Fortress of São João Baptista (Angra do Heroísmo)

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Fortress of São João Baptista (Fortaleza de São João Baptista)
Fortress of Saint Philip, Fortress of Monte Brasil
Fortification (Fortaleza)
F mte brasil 15.jpg
The Fortress of São João Baptista on the slope of Monte Brasil, in the city centre of Angra do Heroísmo
Official name: Fortaleza de São João Baptista do Monte Brasil
Name origin: são joão baptista, Portuguese for Saint John the Baptist
Country  Portugal
Region  Azores
Group Central
Island Terceira
Municipality Angra do Heroísmo
Location
 - elevation 62 m (203 ft)
 - coordinates 38°39′5.19″N 27°13′36.71″W / 38.6514417°N 27.2268639°W / 38.6514417; -27.2268639Coordinates: 38°39′5.19″N 27°13′36.71″W / 38.6514417°N 27.2268639°W / 38.6514417; -27.2268639
Architects Tommaso Benedetto de Pesaro, Luís Gonçalves, Alberto Cruz, Giovanni Vicenzo Casale, Tibúrcio Spannocchi, Anton Coll
Styles Medieval, Fortification
Materials Basalt, Tuff
Origin c. 1567
 - Initiated 15th-16th century
 - Completion 15th-16th century
Pousada 9 August 1969
Owner Câmara Municipal de Horta
For public Private
Visitation 9:00 a.m.-6:00 p.m.
Management Direção Regional da Cultura
Operator Forças Armadas de Portugal
Status Property of Public Interest
Imóvel de Interesse Pública
Listing Decree No.32-973 (18 August 1943)
Fortress of São João Baptista (Angra do Heroísmo) is located in Terceira
Fortress of São João Baptista (Angra do Heroísmo)
Location of the fortification within the municipality of Angra do Heroísmo, island of Terceira
Wikimedia Commons: Fortaleza de São João Baptista de Monte Brasil

The Fortress of São João Baptista (Portuguese: Forte de São João Baptista), also known as the Fort of São Filipe or Fort of Monte Brasil is a historic fortress and defensive emplacement, located in the civil parish of , municipality of Angra do Heroísmo in the Portuguese island of Terceira, archipelago of the Azores.

History[edit]

The main entrance to the Spanish Fortaleza de São Filipe

A defense study for the Azores began in the middle of the 16th century by military engineer Bartolomeu Ferraz: in his report to the Portuguese Crown, he indicated that islands of São Miguel, Terceira, São Jorge, Faial and Pico were vulnerable to attacks by pirates and Protestant privateers (primarily English, French and Dutch), and its ports and village required better security conditions.

It was during the reigns of John III (1521–1557) and Sebastian (1568–1578) that the first defensive plans were drawn-up by the Italian architect and a military engineer Tommaso Benedetto (in 1567), who elaborated a plan of global defense for the main islands of the Azores. Further, it was his opinion that, should an enemy attack from the sea, that defenses should be concentrated at the ports and anchorages, defended by the local population, under the responsibility of each municipal authority.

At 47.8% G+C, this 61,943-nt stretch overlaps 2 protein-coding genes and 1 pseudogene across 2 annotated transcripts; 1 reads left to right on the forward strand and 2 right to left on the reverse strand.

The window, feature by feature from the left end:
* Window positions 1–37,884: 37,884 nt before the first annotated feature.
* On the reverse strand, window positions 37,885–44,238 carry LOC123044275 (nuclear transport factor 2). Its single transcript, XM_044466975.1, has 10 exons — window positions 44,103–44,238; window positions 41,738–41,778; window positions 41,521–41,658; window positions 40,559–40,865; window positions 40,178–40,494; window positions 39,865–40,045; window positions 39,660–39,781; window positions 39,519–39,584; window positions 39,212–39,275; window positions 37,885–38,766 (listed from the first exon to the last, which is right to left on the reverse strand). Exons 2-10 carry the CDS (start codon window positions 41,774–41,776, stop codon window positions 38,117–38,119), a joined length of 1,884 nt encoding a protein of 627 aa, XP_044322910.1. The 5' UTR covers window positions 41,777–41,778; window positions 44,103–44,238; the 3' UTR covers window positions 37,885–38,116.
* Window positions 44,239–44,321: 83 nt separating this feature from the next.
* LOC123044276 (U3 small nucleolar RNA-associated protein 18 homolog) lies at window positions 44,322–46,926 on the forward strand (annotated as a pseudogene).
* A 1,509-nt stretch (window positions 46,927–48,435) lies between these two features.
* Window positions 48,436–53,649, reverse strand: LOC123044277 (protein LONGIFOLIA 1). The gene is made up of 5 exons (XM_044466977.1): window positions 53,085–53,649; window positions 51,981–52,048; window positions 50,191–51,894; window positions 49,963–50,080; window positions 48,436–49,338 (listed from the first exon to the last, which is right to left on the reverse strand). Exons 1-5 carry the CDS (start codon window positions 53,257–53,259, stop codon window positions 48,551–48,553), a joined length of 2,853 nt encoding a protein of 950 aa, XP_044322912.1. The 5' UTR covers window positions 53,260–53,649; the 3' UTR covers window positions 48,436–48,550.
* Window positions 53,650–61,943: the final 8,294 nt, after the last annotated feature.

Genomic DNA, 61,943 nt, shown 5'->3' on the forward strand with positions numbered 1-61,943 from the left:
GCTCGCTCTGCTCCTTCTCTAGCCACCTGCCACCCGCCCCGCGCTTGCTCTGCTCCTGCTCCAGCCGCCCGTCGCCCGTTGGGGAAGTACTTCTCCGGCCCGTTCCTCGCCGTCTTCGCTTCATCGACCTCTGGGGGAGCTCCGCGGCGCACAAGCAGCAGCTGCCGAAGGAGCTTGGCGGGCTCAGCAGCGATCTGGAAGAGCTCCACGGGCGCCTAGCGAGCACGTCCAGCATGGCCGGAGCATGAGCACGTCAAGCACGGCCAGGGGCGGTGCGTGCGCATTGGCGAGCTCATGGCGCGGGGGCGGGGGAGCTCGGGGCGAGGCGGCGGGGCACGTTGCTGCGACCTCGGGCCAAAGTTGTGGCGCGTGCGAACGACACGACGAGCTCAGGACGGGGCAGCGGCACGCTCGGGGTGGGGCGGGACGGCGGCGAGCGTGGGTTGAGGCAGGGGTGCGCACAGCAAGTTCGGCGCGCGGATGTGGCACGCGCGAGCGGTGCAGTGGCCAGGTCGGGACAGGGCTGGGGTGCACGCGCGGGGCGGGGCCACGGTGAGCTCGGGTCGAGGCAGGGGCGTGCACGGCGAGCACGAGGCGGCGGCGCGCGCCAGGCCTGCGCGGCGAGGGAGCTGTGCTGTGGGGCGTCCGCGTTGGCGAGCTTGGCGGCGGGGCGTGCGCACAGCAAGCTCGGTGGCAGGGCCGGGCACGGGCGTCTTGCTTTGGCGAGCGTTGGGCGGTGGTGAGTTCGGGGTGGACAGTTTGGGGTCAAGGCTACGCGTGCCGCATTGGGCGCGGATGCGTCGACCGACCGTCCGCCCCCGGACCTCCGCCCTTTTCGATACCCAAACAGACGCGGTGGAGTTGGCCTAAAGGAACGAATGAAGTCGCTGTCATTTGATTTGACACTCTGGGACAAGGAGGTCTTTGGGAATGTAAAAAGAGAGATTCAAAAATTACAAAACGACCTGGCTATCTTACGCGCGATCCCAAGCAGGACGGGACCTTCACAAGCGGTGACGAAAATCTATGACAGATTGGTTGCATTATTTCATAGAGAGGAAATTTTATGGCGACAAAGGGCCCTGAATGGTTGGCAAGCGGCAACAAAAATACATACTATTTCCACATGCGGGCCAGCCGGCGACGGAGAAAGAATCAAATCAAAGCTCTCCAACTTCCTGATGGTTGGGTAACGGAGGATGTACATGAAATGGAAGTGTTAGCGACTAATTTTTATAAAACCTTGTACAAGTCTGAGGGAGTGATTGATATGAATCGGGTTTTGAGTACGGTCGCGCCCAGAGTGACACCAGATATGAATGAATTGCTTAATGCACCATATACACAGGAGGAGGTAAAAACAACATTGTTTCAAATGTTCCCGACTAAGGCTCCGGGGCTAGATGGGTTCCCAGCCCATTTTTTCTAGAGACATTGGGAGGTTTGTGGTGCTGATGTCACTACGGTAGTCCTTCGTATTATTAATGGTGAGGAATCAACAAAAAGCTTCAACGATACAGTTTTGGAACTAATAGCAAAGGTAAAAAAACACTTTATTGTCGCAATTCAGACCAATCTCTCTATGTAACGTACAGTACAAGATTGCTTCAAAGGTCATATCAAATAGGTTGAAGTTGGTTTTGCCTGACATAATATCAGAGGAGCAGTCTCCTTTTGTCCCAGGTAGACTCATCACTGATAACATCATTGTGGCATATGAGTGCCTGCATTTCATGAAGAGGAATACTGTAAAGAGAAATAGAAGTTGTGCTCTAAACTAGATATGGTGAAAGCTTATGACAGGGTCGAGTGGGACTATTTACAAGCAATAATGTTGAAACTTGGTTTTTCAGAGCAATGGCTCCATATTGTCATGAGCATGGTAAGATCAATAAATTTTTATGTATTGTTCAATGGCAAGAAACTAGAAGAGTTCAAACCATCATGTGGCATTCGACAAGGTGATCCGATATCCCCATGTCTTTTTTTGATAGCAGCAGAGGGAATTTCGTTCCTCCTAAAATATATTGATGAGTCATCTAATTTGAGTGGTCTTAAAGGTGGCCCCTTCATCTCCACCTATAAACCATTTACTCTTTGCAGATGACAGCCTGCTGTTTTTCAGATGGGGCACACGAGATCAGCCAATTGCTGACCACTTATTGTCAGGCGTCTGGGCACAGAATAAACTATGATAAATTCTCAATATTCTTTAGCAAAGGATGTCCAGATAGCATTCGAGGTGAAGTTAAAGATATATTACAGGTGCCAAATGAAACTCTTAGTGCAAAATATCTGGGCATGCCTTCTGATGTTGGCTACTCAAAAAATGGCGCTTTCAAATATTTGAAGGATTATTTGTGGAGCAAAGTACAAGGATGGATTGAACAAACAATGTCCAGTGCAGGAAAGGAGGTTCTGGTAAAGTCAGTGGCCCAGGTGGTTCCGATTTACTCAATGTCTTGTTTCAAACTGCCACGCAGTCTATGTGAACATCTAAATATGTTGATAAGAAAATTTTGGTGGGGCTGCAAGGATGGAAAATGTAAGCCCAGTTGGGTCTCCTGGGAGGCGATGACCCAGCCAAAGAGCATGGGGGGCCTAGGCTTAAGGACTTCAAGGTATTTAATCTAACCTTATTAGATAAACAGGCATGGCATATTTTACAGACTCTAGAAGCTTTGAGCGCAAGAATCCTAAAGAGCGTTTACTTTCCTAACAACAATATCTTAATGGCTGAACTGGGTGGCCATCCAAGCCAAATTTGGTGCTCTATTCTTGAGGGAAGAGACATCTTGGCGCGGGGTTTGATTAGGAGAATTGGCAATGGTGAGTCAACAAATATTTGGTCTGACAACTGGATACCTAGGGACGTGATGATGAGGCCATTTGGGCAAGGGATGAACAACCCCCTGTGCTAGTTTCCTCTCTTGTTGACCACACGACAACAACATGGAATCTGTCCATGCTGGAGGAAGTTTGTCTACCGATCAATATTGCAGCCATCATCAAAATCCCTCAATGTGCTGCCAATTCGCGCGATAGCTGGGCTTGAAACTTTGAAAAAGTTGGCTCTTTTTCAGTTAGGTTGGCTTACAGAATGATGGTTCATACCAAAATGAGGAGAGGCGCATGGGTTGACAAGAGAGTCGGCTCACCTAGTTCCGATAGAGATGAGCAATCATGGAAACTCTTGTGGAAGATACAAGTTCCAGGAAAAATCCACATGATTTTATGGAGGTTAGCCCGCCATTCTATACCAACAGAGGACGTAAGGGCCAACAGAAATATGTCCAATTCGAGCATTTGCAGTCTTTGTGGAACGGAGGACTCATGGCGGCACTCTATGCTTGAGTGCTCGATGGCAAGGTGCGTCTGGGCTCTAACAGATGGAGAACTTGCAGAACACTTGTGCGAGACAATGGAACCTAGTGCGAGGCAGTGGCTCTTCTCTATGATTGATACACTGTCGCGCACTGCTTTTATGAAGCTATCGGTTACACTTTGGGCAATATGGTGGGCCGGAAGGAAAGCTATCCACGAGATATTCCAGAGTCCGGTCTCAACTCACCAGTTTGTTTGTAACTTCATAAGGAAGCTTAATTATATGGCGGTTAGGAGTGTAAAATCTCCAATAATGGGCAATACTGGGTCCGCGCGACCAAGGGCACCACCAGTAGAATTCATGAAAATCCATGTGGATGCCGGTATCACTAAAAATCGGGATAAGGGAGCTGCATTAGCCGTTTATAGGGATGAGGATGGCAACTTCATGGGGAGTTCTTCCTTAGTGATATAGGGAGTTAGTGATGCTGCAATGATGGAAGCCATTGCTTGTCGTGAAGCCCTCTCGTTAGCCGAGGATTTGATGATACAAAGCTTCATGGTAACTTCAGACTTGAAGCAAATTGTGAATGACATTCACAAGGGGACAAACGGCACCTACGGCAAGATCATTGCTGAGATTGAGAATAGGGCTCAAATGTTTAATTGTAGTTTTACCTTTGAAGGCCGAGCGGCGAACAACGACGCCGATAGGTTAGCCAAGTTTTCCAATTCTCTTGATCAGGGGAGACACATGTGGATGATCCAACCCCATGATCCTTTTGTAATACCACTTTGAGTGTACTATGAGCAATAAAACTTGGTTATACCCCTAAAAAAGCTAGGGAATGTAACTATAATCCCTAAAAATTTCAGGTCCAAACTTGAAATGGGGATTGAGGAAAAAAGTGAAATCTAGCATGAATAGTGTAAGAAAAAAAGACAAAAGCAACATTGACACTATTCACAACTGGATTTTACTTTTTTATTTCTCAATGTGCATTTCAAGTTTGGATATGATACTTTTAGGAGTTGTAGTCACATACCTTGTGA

The final plan for Angra do Heroísmo and Terceira included elaboration of the coastal defenses at the Fort of São Sebastião (or the Castelinho as it is known), the Porto das Pipas and the Fort of São Sebastião (in the area of Ribeira Seca); the plan was later continued by Ciprião de Figueiredo e Vasconcelos, then governor of the islands, to encompass over fifty defensive works along the coast of the island.

Iberian Union[edit]

The walls of the bastion of São Pedro, the main gun emplacements at the fort

During the Iberian Union, the fortifications in the Bay of Angra were at the centre of the Azores and a strategic route between the goods of India and the Orient and the markets of Europe (comparable to the complex fortifications that were constructed in Havana (in Cuba) and Cartagena (in Colombia) during later epochs).

The fort was erected after the conquest of Terceira by the Spanish military, as a consequence of the events related to the Iberian Union (1580–1640), when, under command of Álvaro de Bazán, 1st Marquis of Santa Cruz, King Philip II of Spain (Philip I of Portugal) retook the island from the forces of António, Prior of Crato. With the start of Anglo-Spanish War (1585–1604), it was strengthened as privateers, such as Francis Drake (1587) and Robert Devereux, 2nd Earl of Essex, whose adjunct Walter Raleigh, attacked the neighbouring settlement in Horta, during the summer of 1597. The new project served to two functions:

  • to protect the port of Angra and the colonial fleet that sheltered in its waters, from assaults by Barbary Coast pirates and English privateers, especially when ships from India and the Orient used the islands as a staging port for the return trip to the continent; and